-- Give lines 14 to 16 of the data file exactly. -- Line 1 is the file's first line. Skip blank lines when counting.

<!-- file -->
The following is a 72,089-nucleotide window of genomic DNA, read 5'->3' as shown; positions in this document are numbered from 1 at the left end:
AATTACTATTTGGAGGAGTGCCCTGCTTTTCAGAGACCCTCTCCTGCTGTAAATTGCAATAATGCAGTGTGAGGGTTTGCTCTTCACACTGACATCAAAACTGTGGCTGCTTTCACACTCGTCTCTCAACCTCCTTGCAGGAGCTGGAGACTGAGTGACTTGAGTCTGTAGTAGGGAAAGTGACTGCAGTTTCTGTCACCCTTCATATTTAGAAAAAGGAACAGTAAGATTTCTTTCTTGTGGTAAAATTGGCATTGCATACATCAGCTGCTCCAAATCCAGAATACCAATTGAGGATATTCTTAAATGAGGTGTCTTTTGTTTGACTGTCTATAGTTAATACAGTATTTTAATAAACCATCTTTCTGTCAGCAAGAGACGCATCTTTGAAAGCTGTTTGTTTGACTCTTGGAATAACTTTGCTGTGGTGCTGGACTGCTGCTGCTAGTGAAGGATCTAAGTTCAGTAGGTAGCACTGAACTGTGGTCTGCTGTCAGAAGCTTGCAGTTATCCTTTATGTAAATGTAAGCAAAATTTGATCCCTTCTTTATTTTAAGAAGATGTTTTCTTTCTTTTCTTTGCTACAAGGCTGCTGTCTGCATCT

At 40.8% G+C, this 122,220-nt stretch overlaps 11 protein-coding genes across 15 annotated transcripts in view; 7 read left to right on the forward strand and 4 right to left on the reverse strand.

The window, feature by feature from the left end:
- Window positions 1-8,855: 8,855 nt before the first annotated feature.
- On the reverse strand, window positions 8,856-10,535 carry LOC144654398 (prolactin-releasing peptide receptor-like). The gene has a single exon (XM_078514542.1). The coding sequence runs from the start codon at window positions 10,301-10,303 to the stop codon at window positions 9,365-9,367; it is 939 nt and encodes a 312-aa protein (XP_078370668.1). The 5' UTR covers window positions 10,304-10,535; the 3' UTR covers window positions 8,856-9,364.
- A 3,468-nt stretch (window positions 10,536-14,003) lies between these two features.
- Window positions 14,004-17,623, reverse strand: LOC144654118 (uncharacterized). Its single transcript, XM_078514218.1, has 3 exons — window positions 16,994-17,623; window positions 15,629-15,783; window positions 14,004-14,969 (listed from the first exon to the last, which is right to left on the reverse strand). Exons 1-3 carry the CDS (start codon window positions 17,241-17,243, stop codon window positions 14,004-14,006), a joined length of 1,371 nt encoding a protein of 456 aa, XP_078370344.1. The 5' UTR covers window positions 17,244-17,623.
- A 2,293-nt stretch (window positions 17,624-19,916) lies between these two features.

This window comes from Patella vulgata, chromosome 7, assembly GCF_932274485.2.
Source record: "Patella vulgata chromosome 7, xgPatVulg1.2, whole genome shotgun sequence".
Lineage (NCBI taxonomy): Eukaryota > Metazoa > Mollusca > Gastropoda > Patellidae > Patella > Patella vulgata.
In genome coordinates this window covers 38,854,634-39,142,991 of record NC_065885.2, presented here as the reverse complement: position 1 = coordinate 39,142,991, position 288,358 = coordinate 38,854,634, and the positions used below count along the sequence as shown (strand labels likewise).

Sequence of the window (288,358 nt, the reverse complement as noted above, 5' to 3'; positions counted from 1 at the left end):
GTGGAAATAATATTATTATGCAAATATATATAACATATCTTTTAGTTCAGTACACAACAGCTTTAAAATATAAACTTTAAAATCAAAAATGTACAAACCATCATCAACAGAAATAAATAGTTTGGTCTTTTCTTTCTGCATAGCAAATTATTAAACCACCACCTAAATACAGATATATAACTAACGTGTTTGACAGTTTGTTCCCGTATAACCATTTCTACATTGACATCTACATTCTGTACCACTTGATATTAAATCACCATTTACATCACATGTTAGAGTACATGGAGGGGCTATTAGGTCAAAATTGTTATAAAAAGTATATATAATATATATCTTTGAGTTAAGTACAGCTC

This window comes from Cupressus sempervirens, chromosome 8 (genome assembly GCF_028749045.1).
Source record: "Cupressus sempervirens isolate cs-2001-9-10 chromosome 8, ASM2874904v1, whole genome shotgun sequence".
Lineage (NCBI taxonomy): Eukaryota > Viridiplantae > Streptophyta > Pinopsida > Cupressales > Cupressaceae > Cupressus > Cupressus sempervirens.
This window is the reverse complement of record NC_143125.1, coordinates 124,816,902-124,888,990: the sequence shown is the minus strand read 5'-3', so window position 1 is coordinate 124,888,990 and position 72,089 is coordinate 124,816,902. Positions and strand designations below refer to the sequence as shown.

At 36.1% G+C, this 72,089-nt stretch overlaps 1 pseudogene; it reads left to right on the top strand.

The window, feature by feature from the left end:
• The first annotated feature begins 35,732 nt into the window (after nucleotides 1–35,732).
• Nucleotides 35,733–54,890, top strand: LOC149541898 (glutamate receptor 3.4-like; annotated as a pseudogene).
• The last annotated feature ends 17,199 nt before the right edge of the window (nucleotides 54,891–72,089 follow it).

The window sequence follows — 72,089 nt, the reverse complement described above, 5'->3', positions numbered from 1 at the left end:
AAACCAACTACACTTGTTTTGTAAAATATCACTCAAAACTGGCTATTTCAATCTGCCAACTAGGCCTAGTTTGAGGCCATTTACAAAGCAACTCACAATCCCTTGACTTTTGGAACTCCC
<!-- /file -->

Sequence of the window (288,358 nt, the reverse complement as noted above, 5' to 3'; positions counted from 1 at the left end):
GTGGAAATAATATTATTATGCAAATATATATAACATATCTTTTAGTTCAGTACACAACAGCTTTAAAATATAAACTTTAAAATCAAAAATGTACAAACCATCATCAACAGAAATAAATAGTTTGGTCTTTTCTTTCTGCATAGCAAATTATTAAACCACCACCTAAATACAGATATATAACTAACGTGTTTGACAGTTTGTTCCCGTATAACCATTTCTACATTGACATCTACATTCTGTACCACTTGATATTAAATCACCATTTACATCACATGTTAGAGTACATGGAGGGGCTATTAGGTCAAAATTGTTATAAAAAGTATATATAATATATATCTTTGAGTTAAGTACAGCTC

This window comes from Cupressus sempervirens, chromosome 8 (genome assembly GCF_028749045.1).